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Brian Naylor

NPR News' Brian Naylor is a correspondent on the Washington Desk.

In this role, he covers politics and federal agencies, including transportation and homeland security.

With more than 30 years of experience at NPR, Naylor has served as National Desk correspondent, White House correspondent, congressional correspondent, foreign correspondent and newscaster during All Things Considered. He has filled in as host on many NPR programs, including Morning Edition, Weekend Edition and Talk of the Nation.

During his NPR career, Naylor has covered many of the major world events, including political conventions, the Olympics, the White House, Congress and the mid-Atlantic region. Naylor reported from Tokyo in the aftermath of the 2011 earthquake and tsunami, from New Orleans following the BP oil spill, and from West Virginia after the deadly explosion at the Upper Big Branch coal mine.

While covering the U.S. Congress in the mid-1990s, Naylor's reporting contributed to NPR's 1996 Alfred I. duPont-Columbia Journalism award for political reporting.

Before coming to NPR in 1982, Naylor worked at NPR Member Station WOSU in Columbus, Ohio, and at a commercial radio station in Maine.

He earned a Bachelor of Arts degree from the University of Maine.

President-elect Trump is shaking up the leadership of his transition team, naming Vice President-elect Mike Pence as chairman. Pence will take over the role from New Jersey Gov. Chris Christie, who was named as a vice chairman of the team's executive committee.

Pence, Indiana's governor and a former congressman, brings some Washington expertise and has long-standing relationships with congressional leaders such as House Speaker Paul Ryan.

The election just ended and the new president doesn't even take office until Jan. 20. But the transition planning starts now.

Who's going to be President-elect Donald Trump's secretary of state? His chief of staff? His education secretary? Now that the news of Trump's election has settled, speculation over how the president-elect will fill out his administration has consumed Washington.

Keeping in mind the truism that nobody who knows is talking, and those who are talking don't really know, here are some of the names being floated, leaked and speculated about.

President Obama, saying "we are all rooting for his success," vowed his staff would work as hard as it can to ensure a successful transition of power to president-elect Donald Trump.

Obama spoke in the White House Rose Garden with Vice President Joe Biden at his side. The president had phoned Trump at 3:30 Wednesday morning to congratulate him on his upset victory over democrat Hillary Clinton, and invited Trump to the White House Thursday to discuss transition matters.

Concerns about the possible hacking of voting systems on Election Day are growing. 46 states have asked the U.S. Department of Homeland Security to help make sure their systems are protected from disruptions on Tuesday. And some states, like Ohio, are taking steps on their own.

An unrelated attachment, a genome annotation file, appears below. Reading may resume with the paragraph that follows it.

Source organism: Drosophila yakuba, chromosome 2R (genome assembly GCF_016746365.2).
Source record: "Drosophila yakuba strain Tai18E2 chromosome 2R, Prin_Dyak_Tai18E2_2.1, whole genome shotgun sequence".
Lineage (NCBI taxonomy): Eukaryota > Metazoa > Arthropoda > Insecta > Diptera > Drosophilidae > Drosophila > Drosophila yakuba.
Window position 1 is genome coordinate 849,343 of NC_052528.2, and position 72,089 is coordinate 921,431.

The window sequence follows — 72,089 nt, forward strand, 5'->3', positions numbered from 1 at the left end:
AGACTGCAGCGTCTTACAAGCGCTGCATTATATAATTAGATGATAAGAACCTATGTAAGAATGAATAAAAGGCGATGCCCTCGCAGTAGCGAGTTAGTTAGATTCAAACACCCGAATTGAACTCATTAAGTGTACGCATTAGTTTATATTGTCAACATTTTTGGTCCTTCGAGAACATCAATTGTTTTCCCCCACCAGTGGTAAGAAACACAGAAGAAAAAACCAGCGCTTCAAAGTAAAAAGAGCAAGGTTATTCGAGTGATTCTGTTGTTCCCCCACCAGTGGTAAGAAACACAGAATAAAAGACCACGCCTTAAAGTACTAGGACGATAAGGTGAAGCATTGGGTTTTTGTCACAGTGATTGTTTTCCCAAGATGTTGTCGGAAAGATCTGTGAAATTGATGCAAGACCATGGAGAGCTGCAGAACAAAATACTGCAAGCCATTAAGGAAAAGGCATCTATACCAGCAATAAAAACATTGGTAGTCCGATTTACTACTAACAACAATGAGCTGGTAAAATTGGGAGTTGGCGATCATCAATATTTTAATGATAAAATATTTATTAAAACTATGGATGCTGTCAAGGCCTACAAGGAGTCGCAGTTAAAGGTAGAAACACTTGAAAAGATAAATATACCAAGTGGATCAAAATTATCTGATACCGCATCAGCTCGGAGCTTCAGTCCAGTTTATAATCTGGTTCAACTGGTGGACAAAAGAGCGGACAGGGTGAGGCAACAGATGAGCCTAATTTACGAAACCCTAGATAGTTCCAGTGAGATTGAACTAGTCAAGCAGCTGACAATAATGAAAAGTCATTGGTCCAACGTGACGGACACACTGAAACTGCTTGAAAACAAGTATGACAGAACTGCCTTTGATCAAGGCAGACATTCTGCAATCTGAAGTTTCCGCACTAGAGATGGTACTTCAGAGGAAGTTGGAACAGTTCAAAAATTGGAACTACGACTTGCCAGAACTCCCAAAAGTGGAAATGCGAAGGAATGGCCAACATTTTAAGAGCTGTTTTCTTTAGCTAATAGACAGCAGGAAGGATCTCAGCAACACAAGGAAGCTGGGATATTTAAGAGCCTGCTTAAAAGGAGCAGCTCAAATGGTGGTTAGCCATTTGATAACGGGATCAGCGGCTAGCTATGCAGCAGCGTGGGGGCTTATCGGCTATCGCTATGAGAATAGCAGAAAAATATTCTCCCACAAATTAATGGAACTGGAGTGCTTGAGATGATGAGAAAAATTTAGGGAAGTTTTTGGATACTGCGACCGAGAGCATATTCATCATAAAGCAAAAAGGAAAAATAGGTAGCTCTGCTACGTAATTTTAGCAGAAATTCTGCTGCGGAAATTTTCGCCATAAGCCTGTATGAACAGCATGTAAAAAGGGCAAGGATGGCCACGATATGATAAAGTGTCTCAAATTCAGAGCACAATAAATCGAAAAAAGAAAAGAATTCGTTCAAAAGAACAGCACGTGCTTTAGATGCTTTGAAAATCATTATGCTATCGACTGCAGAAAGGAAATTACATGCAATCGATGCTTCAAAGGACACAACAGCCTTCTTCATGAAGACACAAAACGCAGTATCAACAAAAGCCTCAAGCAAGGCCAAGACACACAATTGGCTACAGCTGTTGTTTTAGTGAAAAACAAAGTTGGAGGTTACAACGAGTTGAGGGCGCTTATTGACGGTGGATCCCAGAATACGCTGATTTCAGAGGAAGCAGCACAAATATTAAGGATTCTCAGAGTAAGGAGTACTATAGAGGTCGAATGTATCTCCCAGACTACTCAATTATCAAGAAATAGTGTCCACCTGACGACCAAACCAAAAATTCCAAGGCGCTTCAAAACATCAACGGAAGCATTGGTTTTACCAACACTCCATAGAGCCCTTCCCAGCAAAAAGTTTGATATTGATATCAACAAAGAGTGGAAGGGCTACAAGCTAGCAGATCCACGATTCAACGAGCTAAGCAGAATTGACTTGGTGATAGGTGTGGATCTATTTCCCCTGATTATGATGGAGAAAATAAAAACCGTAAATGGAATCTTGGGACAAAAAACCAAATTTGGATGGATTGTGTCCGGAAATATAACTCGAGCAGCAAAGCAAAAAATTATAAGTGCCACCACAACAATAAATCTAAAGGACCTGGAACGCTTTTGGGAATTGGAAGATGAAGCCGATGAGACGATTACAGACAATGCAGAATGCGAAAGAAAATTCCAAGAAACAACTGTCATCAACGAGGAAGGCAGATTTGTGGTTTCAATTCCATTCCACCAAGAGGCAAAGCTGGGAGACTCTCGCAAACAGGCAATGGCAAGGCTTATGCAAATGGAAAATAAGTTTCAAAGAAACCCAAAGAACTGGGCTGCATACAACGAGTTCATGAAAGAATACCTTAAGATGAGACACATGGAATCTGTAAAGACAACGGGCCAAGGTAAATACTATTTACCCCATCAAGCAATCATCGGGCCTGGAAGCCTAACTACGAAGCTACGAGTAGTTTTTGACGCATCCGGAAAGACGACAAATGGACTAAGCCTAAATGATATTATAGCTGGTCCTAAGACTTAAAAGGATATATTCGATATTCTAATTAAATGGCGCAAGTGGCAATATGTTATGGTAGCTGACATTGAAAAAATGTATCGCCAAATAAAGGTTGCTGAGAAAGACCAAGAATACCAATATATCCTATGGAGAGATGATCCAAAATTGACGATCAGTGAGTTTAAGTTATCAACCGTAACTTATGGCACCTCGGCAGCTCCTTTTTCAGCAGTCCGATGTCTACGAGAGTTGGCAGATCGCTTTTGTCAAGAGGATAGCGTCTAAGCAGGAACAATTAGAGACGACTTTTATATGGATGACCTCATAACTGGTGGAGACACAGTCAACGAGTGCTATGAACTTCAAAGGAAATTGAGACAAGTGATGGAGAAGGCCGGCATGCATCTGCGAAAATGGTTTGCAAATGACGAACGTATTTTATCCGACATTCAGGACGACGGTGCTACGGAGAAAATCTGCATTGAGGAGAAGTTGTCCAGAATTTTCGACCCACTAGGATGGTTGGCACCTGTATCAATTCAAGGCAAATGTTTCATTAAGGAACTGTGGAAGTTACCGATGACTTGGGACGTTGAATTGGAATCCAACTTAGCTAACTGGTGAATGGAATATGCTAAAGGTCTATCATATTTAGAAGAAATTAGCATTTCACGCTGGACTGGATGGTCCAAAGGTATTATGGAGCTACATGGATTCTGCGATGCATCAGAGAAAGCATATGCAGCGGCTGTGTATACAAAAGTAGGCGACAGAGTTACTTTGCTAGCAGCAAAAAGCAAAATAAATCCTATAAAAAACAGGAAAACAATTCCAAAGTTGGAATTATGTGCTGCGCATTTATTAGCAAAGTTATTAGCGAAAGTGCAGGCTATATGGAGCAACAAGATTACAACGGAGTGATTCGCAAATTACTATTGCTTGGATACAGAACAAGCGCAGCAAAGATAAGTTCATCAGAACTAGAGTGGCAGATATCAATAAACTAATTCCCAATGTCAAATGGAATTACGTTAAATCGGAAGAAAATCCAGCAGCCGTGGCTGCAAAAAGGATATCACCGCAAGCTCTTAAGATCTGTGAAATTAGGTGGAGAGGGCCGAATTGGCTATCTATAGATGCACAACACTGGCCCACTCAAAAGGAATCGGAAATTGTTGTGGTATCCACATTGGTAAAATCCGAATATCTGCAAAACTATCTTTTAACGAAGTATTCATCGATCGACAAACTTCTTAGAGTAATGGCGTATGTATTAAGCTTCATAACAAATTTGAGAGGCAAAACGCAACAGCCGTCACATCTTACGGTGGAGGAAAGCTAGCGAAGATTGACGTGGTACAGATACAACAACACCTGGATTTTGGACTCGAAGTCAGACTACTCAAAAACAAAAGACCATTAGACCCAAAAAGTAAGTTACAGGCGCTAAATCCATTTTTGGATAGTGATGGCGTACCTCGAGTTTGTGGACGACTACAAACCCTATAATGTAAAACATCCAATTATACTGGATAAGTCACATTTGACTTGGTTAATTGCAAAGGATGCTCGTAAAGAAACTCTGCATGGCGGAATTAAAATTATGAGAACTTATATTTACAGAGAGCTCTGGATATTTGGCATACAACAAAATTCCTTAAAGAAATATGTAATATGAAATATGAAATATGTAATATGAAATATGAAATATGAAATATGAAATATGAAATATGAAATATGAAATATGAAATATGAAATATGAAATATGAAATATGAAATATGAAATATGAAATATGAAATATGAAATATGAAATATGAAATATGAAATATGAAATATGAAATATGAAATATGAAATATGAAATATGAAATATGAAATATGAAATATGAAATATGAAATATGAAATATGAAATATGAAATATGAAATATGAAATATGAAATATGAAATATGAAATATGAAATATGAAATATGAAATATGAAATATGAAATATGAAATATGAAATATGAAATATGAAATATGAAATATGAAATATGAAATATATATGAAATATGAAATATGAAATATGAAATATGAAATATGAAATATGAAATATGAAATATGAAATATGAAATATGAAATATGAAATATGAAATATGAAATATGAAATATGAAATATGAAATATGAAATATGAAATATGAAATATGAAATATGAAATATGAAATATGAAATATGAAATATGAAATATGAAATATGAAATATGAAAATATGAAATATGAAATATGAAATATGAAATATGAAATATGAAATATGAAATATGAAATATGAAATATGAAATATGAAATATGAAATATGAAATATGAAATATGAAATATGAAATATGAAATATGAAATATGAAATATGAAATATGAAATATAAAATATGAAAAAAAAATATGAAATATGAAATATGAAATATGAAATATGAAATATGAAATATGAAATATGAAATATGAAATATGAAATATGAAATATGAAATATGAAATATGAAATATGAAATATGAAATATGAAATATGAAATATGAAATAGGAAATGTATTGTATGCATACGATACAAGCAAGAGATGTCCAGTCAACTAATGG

Ohio Secretary of State Jon Husted, a Republican, says his state worked with "all available public and private cyber security experts" to test Ohio's voting systems, including a newly-created cybersecurity unit at the state's National Guard.

The House Benghazi Committee has released its findings on the Sept. 11, 2012, attack on the U.S. diplomatic compound in Libya.

The 800-page report found that despite President Obama and then Defense Secretary Leon Panetta's "clear orders," the military failed to immediately send a force to Benghazi and that nothing was en route to Libya at the time the last two Americans were killed — almost eight hours after the attacks began.

Updated at 3:15 p.m. ET

Trading has resumed on the New York Stock Exchange, after computer related problems forced the exchange to suspend trading for more than three and a half hours.

The exchange "temporarily halted" trading as of 11:32 a.m. ET; trading resumed at approximately 3:10 p.m. ET.

The NYSE released a series of Tweets in which it said the issue was technical and not due to malicious activity:

Updated 11 p.m. ET

Hundreds of officers are following leads on the possible whereabouts of escapee David Sweat, New York Gov. Andrew Cuomo said Friday night, but it's unclear right now whether the two men were hiding out together.

Jeb Bush formally declared his candidacy for the White House on Monday.

"Our country is on a very bad course. And the question is: What are we going to do about it? The question for me is: What am I going to do about it? And I have decided — I am a candidate for president of the United States," Bush said during a rally at Miami Dade College's Kendall campus.

With that announcement, the former Florida governor becomes the 11th major Republican candidate seeking the party's presidential nomination.

The president of the largest federal employees union says all data for every current and retired federal employee and up to 1 million former employees were stolen by hackers. He says those data include names and Social Security numbers, military service and insurance and pension information.

The government has acknowledged that data of as many as 4 million current and former employees and retirees were stolen, but it hasn't detailed which employees were affected. Nor has it specified which data were stolen.

Newt Gingrich served as speaker of the House of Representatives for four turbulent and productive years.

From 1995 through 1998, Congress forced a government shutdown, overhauled the welfare system, balanced the budget for the first time in decades and impeached a president for the second time in history.

Gingrich was in the middle of those debates, fiery in his rhetoric, yet willing to compromise and work with a Democratic president.

The 104th Congress

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